Lower debt levels and better networking abilities mean female-run businesses are better able to withstand a recession according to the head of a regional body promoting women’s enterprise.
Women’s Enterprise Centre of Expertise director Jackie Brierton’s comments came at the launch of a new online centre aiming to have more women thinking about starting up in business.
The virtual Women’s Business Centre for the West Midlands was launched yesterday as part of national Women’s Enterprise Day and is the first of the national women’s business centres announced in the Government’s Enterprise Strategy.
Women’s business centres are designed to encourage more women to think about setting up on their own, access business support and take advantage of online training and mentoring to grow their businesses.
Ms Brierton pointed to several ways in which female-run businesses were well-equipped to weather the economic downturn. “They usually do not take on so much in the way of debt so they are not suffering so much from the banks withdrawing,” she said. “They are also more cautious so, when something like this happens, women-run business are much more able to be able to withstand it. Also, a lot of women are able to share problems and network more effectively.”
The two organisations behind the centre, the Women’s Business Development Agency (WBDA) and the Women’s Enterprise Centre of Expertise (WECOE), believe encouraging female entrepreneurship can help the region as the economy heads towards recession.
Women’s Business Development Agency director Sally Arkley said the website was part of a wider drive to encourage more women to set up on their own.
“In this climate it is not only important but vital to support women who want to start a business, not just as a social aim but also as an economic imperative,” she said. “Women are part of the economic solution to this crisis.”
The West Midlands Women’s Business Centre aims to build up an active online community which will help businesswomen make contact with each other, offer mutual support and advice as well as share opportunities.
The site offers free access to a range of services, networks and local business support information.
It also offers a library of fact sheets, case studies, research, newsletters and other business support tools such as business plan templates, market research questionnaires, cash flow forecasting, and confidence building.
Ms Brierton said: “Self-employment gives women more flexibility. It’s not an easy option but they can fit a business around family responsibilities. A lot of women will start a business part-time and grown it over a period of years and these small part-time businesses can be the big businesses of the future. We find women are coming up with more and more innovative ideas for business and drawing away from the traditional areas of retail and catering and going into areas like digital for example.”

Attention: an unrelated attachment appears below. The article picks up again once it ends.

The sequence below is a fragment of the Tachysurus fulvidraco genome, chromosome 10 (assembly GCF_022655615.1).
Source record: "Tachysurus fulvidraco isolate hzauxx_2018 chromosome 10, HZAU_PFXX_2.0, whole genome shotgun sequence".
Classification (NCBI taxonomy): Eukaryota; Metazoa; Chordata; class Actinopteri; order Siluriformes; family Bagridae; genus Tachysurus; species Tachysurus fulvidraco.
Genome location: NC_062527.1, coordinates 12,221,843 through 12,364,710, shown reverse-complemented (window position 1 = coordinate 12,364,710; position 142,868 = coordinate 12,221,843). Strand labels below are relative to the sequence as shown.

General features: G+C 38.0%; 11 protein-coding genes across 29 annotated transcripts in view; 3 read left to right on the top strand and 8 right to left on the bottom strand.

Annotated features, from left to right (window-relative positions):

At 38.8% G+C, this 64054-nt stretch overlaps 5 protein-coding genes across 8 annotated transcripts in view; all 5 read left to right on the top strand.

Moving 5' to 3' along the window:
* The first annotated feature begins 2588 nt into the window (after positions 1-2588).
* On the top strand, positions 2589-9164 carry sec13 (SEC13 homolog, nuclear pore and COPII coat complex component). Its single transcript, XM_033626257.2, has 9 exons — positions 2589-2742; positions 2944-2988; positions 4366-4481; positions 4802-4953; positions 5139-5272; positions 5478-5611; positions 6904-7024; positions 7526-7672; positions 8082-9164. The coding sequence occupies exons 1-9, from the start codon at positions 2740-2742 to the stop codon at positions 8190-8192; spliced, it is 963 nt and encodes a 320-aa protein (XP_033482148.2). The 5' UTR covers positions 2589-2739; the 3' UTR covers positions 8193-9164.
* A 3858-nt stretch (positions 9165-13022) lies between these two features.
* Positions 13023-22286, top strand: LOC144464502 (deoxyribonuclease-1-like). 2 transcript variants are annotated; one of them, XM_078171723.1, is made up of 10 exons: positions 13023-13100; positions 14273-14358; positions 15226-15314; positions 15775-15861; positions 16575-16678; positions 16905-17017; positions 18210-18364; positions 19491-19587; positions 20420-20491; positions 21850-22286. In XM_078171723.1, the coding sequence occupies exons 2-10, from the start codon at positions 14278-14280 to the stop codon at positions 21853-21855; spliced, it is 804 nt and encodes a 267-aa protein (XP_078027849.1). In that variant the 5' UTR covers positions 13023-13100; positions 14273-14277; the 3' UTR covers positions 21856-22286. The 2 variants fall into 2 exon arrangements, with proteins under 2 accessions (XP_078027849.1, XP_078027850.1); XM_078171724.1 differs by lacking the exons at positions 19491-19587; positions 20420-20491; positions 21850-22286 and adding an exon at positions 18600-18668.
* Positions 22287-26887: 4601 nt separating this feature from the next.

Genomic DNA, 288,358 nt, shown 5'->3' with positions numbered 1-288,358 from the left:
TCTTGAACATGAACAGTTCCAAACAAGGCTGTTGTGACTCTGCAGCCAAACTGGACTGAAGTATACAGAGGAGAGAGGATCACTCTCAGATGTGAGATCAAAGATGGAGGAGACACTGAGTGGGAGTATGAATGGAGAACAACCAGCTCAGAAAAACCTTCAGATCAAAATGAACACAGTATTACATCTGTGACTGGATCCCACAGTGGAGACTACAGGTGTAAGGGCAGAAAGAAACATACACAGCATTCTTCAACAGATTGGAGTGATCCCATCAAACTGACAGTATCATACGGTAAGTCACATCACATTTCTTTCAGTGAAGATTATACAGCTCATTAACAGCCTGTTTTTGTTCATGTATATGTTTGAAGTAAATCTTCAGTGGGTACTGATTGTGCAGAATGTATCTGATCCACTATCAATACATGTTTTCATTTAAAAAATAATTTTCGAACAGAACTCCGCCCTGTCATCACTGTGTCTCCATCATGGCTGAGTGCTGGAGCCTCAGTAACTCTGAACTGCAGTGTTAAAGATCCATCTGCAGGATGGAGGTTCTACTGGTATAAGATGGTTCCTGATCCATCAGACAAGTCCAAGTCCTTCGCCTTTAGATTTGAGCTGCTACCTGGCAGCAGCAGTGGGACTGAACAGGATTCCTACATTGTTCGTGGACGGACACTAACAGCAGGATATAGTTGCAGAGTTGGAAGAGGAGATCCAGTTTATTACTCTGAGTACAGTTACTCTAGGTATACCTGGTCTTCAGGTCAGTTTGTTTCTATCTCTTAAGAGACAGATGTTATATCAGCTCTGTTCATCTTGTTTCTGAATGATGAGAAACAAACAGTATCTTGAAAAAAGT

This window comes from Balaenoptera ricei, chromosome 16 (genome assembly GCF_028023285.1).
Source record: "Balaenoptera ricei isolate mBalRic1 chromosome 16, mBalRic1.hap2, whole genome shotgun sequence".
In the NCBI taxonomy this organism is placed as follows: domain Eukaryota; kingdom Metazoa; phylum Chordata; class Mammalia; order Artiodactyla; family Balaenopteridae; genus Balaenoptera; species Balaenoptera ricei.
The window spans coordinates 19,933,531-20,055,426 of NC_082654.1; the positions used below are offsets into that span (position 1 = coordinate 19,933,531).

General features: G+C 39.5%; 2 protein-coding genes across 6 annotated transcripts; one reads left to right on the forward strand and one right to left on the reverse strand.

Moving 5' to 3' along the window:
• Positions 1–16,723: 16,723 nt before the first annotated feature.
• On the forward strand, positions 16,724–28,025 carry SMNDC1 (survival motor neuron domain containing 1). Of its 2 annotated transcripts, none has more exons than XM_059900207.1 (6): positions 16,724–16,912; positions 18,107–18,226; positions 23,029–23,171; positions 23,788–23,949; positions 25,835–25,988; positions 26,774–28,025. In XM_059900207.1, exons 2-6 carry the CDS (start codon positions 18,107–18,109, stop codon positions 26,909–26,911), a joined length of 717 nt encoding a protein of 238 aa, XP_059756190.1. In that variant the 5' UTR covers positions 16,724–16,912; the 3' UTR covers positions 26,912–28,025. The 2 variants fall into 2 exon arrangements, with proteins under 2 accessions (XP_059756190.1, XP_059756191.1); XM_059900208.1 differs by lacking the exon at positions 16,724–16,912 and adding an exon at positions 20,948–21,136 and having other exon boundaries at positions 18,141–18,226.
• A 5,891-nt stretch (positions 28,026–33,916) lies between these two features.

The Women’s Business Development Agency also chose Women’s Enterprise Day to announce a women-only programme for high growth businesses.
In partnership with the University of Warwick Science Park and West Midlands Business Link, WBDA has designed the High Growth Business Acceleration Programme for Women which will cover an intensive training and a mentoring programme. It said: “Aspiration, education and confidence issues often tend to disable women from succeeding in this arena. The barriers faced by women experiencing discrimination and general disadvantage are immeasurably worse, yet there is no reason in principle why their business idea and entrepreneurial skills should not lead to a successful high-growth business.”
The free programme has been designed to help women achieve their full potential, combining a mix of specialist advice, guidance, practical workshops and mentoring support. It will award places to ten women who own businesses with significant growth potential. Each woman will receive training, business mentoring, and other specialist support worth £5,000.
To be considered they need to be living in, and have an existing business in, the West Midlands with an expected turnover of £200,000 in the next three years.